Iran: Metropol Tower’s collapse sparked anti-regime demonstrations in Abadan
On Wednesday night, May 25, a large crowd of locals in Abadan, southwest Iran, took to the streets in anti-regime protests sparked by the collapse of the city’s Metropol tower on Monday, May 23. Angry protesters chanted slogans against the regime, local officials, and the corrupt contractor who was responsible for the faulty construction project that resulted in the tower collapsing, killing at least 16 people, injuring 37 others, and leaving dozens more missing. According to state media, 34 of the injured have been evacuated and are recuperating at home.
Protesters chanted slogans against the senior regime and local Abadan and Khuzestan province officials on Wednesday night, blaming them for the disaster’s destructive policies and corruption, as well as their recent incompetence in providing necessary aid during the rescue effort.
Locals in Abadan have been furious with officials over the fact that anti-riot units were dispatched to the city immediately after the incident to quell any signs of unrest. The majority of relief efforts have been carried out by volunteers with very little government assistance. The demonstrators also dismissed claims made by Abadan officials and state media about Hossein Abdolbaghi, the corrupt contractor and CEO of the company that built the Metropol tower.
Abdolbaghi is well-known for his ties to the IRGC, Abadan’s mayor, and the regime’s security apparatus. He was able to advance in Abadan’s economy and gain favor with regime officials by working with the IRGC. This provided him with leverage in obtaining exclusive rights to construction tenders and the ability to plunder funds for projects such as the Metropol tower.
“It’s a lie! They chanted, “Abdolbaghi is not dead!” Local officials in Abadan and Khuzestan province claimed Abdolbaghi had been arrested after the tower collapsed. Later, state media reported that Abdolbaghi’s body had been discovered in the rubble, citing other regime officials.
The regime’s prosecutor general, Mohammad Jafar Montazeri, stated that Abdolbaghi was “certainly dead” and that his body was discovered 24 hours after the tower collapsed. Locals in Abadan have become even more suspicious as a result of the regime’s contradictory remarks, especially given the regime’s long history of telling lies.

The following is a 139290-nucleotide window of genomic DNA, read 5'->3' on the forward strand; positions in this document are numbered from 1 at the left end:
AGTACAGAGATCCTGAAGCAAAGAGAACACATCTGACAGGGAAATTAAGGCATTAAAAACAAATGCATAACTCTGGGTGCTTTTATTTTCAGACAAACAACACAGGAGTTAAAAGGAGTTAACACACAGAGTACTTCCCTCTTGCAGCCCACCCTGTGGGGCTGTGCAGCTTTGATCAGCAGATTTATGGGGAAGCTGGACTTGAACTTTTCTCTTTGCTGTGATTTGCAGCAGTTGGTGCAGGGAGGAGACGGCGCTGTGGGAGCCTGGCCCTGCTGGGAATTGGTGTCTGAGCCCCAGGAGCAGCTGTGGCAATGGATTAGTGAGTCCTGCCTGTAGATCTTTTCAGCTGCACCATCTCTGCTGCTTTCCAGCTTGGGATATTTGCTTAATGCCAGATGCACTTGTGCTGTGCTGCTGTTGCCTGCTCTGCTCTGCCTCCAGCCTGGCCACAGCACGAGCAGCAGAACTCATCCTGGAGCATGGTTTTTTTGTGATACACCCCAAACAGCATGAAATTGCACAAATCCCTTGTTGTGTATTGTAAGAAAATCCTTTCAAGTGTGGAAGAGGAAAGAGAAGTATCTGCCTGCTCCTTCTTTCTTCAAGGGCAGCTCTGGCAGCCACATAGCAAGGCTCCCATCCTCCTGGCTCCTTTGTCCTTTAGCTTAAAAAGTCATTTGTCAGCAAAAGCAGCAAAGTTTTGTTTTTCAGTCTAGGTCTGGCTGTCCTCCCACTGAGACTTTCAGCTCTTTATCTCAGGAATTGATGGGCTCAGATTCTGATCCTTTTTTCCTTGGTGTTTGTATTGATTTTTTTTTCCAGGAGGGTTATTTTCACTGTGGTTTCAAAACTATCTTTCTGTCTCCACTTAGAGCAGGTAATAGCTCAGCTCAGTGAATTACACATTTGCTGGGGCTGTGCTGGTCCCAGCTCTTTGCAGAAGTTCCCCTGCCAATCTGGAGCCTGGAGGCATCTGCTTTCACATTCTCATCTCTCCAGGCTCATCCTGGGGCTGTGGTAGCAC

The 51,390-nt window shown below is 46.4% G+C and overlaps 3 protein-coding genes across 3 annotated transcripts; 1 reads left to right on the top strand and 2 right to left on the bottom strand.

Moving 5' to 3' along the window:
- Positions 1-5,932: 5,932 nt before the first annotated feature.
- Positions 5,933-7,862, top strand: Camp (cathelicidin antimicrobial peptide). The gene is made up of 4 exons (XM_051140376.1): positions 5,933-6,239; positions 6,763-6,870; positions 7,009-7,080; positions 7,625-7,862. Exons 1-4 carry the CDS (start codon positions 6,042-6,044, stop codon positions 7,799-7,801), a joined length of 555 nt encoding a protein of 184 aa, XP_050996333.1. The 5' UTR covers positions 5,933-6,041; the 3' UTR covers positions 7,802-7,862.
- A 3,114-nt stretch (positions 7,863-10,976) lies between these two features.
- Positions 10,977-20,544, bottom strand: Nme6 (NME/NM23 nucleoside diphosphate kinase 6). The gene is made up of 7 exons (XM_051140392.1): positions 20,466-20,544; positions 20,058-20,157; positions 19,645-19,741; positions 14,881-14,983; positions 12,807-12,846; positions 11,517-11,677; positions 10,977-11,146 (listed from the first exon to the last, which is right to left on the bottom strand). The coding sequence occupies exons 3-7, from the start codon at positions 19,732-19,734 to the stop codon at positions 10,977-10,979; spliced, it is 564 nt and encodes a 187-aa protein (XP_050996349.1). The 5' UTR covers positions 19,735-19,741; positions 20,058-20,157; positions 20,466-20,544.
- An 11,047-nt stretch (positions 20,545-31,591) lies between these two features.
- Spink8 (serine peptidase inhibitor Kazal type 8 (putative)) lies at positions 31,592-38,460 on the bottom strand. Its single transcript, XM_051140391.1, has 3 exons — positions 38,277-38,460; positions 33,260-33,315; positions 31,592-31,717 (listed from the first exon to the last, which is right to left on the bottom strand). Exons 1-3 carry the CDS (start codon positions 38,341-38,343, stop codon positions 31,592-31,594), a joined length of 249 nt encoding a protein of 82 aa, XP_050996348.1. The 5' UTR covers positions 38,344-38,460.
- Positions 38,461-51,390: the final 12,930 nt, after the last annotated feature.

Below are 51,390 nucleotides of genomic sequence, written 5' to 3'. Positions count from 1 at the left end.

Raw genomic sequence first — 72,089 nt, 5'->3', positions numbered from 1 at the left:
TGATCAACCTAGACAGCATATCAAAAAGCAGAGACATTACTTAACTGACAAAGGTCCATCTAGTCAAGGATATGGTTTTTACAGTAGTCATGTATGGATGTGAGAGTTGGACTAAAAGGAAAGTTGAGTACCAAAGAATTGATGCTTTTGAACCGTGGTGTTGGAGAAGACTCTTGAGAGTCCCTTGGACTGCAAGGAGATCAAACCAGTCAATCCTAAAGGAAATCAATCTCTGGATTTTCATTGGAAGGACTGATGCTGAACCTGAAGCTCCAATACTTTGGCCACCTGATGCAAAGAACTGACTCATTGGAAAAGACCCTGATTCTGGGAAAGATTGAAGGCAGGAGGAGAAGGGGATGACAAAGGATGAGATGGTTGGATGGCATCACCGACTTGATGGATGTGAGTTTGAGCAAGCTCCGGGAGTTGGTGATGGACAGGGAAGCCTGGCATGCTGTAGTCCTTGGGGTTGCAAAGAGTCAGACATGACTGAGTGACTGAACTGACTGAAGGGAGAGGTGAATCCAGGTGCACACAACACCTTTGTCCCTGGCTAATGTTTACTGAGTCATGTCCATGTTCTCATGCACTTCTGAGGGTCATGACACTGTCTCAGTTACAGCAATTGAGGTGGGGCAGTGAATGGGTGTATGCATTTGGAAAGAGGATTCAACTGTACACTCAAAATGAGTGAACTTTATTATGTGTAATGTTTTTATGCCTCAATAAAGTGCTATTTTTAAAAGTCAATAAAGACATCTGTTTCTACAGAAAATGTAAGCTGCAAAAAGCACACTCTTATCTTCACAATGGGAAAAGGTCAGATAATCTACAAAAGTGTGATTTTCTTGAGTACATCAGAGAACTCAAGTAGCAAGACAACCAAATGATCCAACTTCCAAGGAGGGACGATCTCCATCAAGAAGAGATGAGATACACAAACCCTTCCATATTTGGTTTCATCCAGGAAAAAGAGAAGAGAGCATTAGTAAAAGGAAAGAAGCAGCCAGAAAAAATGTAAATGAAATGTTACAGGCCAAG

According to state media, a blurred image of a dead body with a mutilated face was broadcast, claiming to be Abdolbaghi’s body. It also included images of Abdolbaghi’s alleged identification documents as well as cash in his pockets. Family members of Abdolbaghi were also taken to a local morgue before the cameras arrived to identify his body, and they were seen crying.
Locals in Abadan and elsewhere used social media to refute the regime’s claims, claiming that the family members appeared to have been coerced into participating in the show and appeared to be “low-class actors.” Others noted that the items officials claimed to have discovered in Abdolbaghi’s pockets were in excellent condition and that they did not appear to be those that would be recovered from a dead body pulled from the rubble of a ten-story building. Officials from the regime also failed to provide any DNA proof that Abdolbaghi died in the incident.
The representative of Khuzestan province in the Supreme Provincial Council stated that the former mayor of Abadan, who oversaw the inauguration of the Metropol tower, now works for the Abadan Municipality’s Investment Organization, adding to public skepticism of the regime’s claims.
Locals in Abadan say regime officials have dispatched a large number of security forces, and internet access has been severely disrupted in the city.